Yes, a business will still need to adhere to reasonable safety practices to prevent COVID-19 contamination in its premises. No, a business cannot thoroughly absolve itself of liability if it fails to undertake reasonable efforts to prevent or eradicate COVID-19 at the premises. But, applying the California rule regarding comparative negligence, such a signed waiver can prove to be helpful evidence that a patron knew of the potential COVID-19 risk and at least acknowledged that by engaging a service like tattooing, he or she potentially was exposing his or her self to the risk of a COVID-19 infection.
It’s vital to stress two points even if a business elects to attempt to utilize a signed waiver in advance of engaging with customers or clients:
- A business needs to take reasonable steps to reasonably protect against COVID-19 contamination in its premises. In many cases, at this time and into the foreseeable future, these reasonable steps are likely to include professional coronavirus cleaning and disinfection.
- A business needs to be certain to follow recommended COVID-19 safety guidelines as promulgated by the U.S. Centers for Disease Control and Prevention (CDC) or some other appropriate agency or even professional or trade organization. In the end, if there is a conflict between CDC recommendations and those of a professional or trade association, unless the association has more stringent guidelines, a business needs to use those set forth by the CDC to ensure that it is taking reasonable steps to protect workers, patrons, and others.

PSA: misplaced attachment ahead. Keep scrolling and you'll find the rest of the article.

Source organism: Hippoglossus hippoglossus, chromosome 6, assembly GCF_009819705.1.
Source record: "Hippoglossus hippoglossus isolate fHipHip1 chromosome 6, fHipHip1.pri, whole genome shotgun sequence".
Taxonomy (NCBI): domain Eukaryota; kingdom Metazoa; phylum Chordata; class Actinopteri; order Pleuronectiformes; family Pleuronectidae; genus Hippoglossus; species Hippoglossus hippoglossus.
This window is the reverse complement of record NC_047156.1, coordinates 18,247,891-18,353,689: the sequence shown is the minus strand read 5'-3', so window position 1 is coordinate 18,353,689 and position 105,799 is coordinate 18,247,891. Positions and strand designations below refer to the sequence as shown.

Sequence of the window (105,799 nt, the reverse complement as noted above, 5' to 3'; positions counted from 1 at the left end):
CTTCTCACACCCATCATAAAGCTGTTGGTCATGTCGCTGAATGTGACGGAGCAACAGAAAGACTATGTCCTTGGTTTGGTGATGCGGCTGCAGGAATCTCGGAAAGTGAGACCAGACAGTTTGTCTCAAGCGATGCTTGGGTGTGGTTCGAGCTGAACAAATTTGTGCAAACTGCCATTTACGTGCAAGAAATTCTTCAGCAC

Professional Coronavirus Cleaning and Disinfection
Establishing what are reasonable practices to protect against dangerous COVID-19 contamination as well as to promptly remediate a suspected coronavirus contamination at a business is in something of a state of uncertainty. Indeed, in the final analysis, more concrete legal parameters will only be realized after litigation and cases brought before appellate courts, something which is far down the road.
Today, businesses of all types need to maneuver through considerations of what are reasonable practices in keeping their establishments reasonably safe from COVID-19 contamination that threatens the health and welfare of workers, customers or clients, vendors, and others. This we do know:
Businesses should be vigilant in undertaking their own internal ongoing cleaning and sanitization practices throughout the course of the day.
Businesses need to seriously take a look at the importance of developing a comprehensive COVID-19 contamination prevention plan in conjunction with an experienced coronavirus cleaning and disinfection company.
Businesses need to initiate an immediate response if COVID-19 contamination is suspected to have occurred at its premises. For example, if a worker is diagnosed with a COVID-infection, a reasonable practice of business would be to initiate immediate remediation from a reputable coronavirus cleaning and disinfection company.
Follow CDC Guidelines
Finally, when running a business during the COVID-19 pandemic era, attention must be paid to recommendations and directives issued by the U.S. Centers for Disease Control and Prevention regarding coronavirus infection and contamination issues. Comprehensive information, including daily updates, are available at this CDC Portal.
In conclusion, we close with a quotation from former President John F. Kennedy:
“We are not here to curse the darkness, but to light the candle that can guide us thru that darkness to a safe and sane future.”